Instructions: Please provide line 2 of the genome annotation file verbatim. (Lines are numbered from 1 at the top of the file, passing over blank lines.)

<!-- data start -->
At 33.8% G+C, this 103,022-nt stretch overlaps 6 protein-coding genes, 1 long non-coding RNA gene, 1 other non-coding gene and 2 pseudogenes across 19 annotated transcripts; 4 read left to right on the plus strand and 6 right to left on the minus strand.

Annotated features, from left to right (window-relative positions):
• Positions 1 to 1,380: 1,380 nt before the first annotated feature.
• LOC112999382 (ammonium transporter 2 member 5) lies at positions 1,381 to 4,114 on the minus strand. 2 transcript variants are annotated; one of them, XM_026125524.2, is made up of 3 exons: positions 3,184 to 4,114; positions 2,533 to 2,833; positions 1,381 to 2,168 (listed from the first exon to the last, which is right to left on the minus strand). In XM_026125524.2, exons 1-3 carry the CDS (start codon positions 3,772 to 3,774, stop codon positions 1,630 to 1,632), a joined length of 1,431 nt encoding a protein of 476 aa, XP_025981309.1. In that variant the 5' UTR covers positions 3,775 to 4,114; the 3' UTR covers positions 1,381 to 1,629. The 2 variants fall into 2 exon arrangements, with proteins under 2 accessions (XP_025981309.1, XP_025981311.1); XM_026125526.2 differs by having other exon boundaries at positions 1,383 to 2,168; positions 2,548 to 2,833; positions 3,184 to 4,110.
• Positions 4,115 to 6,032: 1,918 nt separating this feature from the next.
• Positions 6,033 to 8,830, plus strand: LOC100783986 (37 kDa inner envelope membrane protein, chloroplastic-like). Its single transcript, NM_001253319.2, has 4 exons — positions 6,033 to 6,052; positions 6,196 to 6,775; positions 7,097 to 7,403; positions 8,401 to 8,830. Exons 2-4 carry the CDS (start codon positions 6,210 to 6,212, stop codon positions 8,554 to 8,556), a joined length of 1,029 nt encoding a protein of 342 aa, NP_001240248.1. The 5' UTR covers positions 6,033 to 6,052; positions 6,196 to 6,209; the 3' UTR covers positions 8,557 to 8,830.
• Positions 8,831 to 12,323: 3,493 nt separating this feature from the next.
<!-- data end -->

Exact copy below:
Annotated features, from left to right (window-relative positions):